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QUICK REVIEW Organization of Skeletal Muscle

Neuromuscular diseases include a wide-ranging variety of pathologies that can produce significant disability for the patient. The history and physical examination are very important in narrowing the differential, and the muscle biopsy provides an additional layer of granularity to assist in making the diagnosis. To understand muscle pathology, one must understand the organization of the skeletal muscle and the histochemical stains that provide the means necessary to distinguish between potential differentials (Figures 19-1 and 19-2).


  • Perimysium: Connective tissue surrounding the fascicles

  • Endomysium: Connective tissue surrounding the muscle fibers inside the fascicles

  • Epimysium: Connective tissue covers the outer surface of the muscle

Muscle Fibers

  • Myofibrils: An elongated structure containing cytoskeletal elements allowing the muscle to contract

  • Sarcomere: Thick (myosin) and thin filaments (actin, troponin, tropomyosin)

  • The striated muscle appearance is created by pattern of alternating dark and light bands

Sarcolemma (Plasma Membrane)

  • Sarcoplasma: Specialized cytoplasm of a muscle cell

  • Nuclei and mitochondria are located just beneath the sarcolemma

  • Sarcoplasmic reticulum extends between the myofibrils


Organization of skeletal muscle. (A) An entire skeletal muscle is enclosed within a dense connective tissue layer called the epimysium continuous with the tendon binding it to bone. (B) Each fascicle of muscle fibers is wrapped in another connective tissue layer called the perimysium. (C) Individual muscle fibers (elongated multinuclear cells) are surrounded by a very delicate layer called the endomysium, which includes an external lamina produced by the muscle fiber (and enclosing the satellite cells) and ECM produced by fibroblasts. (From Mescher AI, Junqueira's Basic Histology, 12th ed. McGraw Hill Lange New York 2010, Chapter 10, Figure 10-3, page 170.)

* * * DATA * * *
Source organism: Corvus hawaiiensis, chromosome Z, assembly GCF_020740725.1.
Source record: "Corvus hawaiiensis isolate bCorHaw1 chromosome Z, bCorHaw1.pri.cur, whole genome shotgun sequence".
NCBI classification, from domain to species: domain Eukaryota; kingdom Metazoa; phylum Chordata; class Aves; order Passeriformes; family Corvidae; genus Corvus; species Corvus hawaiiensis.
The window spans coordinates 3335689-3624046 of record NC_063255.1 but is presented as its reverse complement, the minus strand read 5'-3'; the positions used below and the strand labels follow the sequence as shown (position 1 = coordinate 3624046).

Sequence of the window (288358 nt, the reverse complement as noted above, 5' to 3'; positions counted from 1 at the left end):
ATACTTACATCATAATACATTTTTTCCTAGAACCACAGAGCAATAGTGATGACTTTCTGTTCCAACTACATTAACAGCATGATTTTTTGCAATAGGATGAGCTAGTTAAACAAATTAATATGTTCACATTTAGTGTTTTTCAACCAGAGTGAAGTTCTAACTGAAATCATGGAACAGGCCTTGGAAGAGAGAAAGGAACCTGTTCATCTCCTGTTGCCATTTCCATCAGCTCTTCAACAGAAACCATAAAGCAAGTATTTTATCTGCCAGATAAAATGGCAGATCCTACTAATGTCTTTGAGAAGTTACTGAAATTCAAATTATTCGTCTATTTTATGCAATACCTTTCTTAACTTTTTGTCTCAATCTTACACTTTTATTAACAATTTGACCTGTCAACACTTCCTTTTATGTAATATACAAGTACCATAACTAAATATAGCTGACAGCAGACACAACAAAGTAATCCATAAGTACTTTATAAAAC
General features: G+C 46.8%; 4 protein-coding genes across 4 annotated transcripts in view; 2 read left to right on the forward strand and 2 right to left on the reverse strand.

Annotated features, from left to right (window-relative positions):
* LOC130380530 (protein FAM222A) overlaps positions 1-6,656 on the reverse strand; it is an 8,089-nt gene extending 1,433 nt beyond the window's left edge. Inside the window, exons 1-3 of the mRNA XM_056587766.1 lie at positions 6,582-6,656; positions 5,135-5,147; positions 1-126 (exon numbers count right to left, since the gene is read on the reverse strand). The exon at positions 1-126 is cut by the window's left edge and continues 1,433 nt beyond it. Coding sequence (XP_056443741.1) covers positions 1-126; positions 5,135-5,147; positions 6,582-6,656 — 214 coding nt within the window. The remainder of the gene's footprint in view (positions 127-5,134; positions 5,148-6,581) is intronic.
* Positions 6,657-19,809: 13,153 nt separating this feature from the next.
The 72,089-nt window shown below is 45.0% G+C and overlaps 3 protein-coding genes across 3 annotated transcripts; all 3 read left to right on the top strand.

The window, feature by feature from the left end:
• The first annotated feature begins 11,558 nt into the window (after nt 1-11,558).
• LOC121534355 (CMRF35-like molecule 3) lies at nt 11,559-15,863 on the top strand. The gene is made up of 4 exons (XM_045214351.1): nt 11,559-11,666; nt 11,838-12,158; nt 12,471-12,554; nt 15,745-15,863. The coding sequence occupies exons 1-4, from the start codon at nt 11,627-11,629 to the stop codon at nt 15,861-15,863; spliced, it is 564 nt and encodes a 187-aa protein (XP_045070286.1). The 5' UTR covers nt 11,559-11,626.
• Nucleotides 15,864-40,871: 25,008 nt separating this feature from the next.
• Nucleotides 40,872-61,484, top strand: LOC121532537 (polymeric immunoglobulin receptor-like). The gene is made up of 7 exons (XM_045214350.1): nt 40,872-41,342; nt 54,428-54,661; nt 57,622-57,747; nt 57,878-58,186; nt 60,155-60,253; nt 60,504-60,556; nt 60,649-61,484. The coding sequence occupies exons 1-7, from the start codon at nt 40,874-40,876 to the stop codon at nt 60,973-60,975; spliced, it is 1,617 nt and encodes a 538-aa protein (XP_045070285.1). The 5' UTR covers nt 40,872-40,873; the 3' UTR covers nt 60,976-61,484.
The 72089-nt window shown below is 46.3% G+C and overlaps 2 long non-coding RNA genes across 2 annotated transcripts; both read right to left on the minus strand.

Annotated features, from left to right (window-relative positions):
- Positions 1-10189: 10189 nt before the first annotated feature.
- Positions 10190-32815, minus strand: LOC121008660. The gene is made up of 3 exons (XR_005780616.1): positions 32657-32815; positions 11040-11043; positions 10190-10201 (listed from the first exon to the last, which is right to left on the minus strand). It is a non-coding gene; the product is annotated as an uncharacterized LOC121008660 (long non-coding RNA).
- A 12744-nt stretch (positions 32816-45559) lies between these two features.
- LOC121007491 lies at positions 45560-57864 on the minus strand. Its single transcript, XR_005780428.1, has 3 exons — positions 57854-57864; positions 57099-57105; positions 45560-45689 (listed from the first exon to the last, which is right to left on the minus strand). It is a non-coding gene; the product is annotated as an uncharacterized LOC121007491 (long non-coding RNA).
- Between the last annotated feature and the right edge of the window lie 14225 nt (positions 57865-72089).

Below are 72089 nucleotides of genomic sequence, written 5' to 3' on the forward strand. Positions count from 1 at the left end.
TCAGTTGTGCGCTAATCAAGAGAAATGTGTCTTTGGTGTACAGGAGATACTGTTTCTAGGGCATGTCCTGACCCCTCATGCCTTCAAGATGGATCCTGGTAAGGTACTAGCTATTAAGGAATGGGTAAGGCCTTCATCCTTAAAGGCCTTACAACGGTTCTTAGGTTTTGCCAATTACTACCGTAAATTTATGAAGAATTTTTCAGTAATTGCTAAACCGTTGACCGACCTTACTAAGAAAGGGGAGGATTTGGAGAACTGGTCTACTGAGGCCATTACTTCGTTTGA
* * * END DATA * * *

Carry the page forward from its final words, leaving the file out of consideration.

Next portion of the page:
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Structure of a myofibril: a series of sarcomeres. (A) Diagram indicates that each muscle fiber contains several parallel bundles called myofibrils. (B) Each myofibril consists of a long series of sarcomeres that contain thick and thin filaments and are separated from one another by Z discs. (C) Thin filaments are actin filaments with one end bound to α-actinin, the major protein of the Z disc. Thick filaments are bundles of myosin, which span the entire A band and are bound to proteins of the M line and to the Z disc across the I bands by a very large protein called titin, which has spring-like domains. (D) The molecular organization of the sarcomeres has bands of greater and lesser protein density, resulting in staining differences that produce the dark and light-staining bands seen by light microscopy and TEM. (From Mescher AI, Junqueira's Basic Histology, 12th ed. McGraw Hill Lange New York 2010, Chapter 10 Figure 10-8, page 173.)

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WHAT TO DO Evaluation of Myopathies

To appropriately work up a myopathy, the following elements should be included:


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